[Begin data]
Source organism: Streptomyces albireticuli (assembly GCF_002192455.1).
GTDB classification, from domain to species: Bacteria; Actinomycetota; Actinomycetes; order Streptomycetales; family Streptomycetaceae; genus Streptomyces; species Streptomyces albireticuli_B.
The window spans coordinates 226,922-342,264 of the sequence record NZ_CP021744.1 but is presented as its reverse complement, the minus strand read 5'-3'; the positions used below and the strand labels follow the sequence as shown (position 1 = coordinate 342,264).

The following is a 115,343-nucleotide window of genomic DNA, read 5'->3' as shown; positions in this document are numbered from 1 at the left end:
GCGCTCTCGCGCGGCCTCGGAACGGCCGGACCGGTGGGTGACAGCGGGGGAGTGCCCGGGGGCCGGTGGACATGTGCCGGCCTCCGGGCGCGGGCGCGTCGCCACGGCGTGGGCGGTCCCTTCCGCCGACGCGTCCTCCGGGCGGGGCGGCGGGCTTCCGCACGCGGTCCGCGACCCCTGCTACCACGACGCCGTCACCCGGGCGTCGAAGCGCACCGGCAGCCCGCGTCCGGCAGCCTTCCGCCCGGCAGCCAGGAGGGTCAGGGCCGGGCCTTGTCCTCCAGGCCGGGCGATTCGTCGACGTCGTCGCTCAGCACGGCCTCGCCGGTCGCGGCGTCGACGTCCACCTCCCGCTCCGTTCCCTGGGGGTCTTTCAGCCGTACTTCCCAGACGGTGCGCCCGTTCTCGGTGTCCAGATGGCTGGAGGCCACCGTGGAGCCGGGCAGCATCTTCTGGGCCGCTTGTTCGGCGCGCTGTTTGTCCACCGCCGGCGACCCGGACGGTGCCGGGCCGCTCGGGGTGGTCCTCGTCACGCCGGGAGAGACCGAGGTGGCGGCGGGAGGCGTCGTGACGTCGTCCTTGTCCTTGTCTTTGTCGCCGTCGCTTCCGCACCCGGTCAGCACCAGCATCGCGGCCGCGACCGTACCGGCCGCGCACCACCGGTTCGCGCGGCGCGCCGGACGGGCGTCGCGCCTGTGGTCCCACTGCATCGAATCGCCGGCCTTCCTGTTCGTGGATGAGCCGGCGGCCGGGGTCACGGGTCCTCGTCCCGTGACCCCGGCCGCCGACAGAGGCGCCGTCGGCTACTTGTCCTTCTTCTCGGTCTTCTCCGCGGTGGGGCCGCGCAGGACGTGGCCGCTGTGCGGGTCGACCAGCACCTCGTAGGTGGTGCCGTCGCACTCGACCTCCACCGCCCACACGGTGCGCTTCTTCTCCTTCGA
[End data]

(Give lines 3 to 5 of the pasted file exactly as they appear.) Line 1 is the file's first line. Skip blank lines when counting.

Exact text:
The window spans coordinates 226,922-342,264 of the sequence record NZ_CP021744.1 but is presented as its reverse complement, the minus strand read 5'-3'; the positions used below and the strand labels follow the sequence as shown (position 1 = coordinate 342,264).

The following is a 115,343-nucleotide window of genomic DNA, read 5'->3' as shown; positions in this document are numbered from 1 at the left end:
GCGCTCTCGCGCGGCCTCGGAACGGCCGGACCGGTGGGTGACAGCGGGGGAGTGCCCGGGGGCCGGTGGACATGTGCCGGCCTCCGGGCGCGGGCGCGTCGCCACGGCGTGGGCGGTCCCTTCCGCCGACGCGTCCTCCGGGCGGGGCGGCGGGCTTCCGCACGCGGTCCGCGACCCCTGCTACCACGACGCCGTCACCCGGGCGTCGAAGCGCACCGGCAGCCCGCGTCCGGCAGCCTTCCGCCCGGCAGCCAGGAGGGTCAGGGCCGGGCCTTGTCCTCCAGGCCGGGCGATTCGTCGACGTCGTCGCTCAGCACGGCCTCGCCGGTCGCGGCGTCGACGTCCACCTCCCGCTCCGTTCCCTGGGGGTCTTTCAGCCGTACTTCCCAGACGGTGCGCCCGTTCTCGGTGTCCAGATGGCTGGAGGCCACCGTGGAGCCGGGCAGCATCTTCTGGGCCGCTTGTTCGGCGCGCTGTTTGTCCACCGCCGGCGACCCGGACGGTGCCGGGCCGCTCGGGGTGGTCCTCGTCACGCCGGGAGAGACCGAGGTGGCGGCGGGAGGCGTCGTGACGTCGTCCTTGTCCTTGTCTTTGTCGCCGTCGCTTCCGCACCCGGTCAGCACCAGCATCGCGGCCGCGACCGTACCGGCCGCGCACCACCGGTTCGCGCGGCGCGCCGGACGGGCGTCGCGCCTGTGGTCCCACTGCATCGAATCGCCGGCCTTCCTGTTCGTGGATGAGCCGGCGGCCGGGGTCACGGGTCCTCGTCCCGTGACCCCGGCCGCCGACAGAGGCGCCGTCGGCTACTTGTCCTTCTTCTCGGTCTTCTCCGCGGTGGGGCCGCGCAGGACGTGGCCGCTGTGCGGGTCGACCAGCACCTCGTAGGTGGTGCCGTCGCACTCGACCTCCACCGCCCACACGGTGCGCTTCTTCTCCTTCGA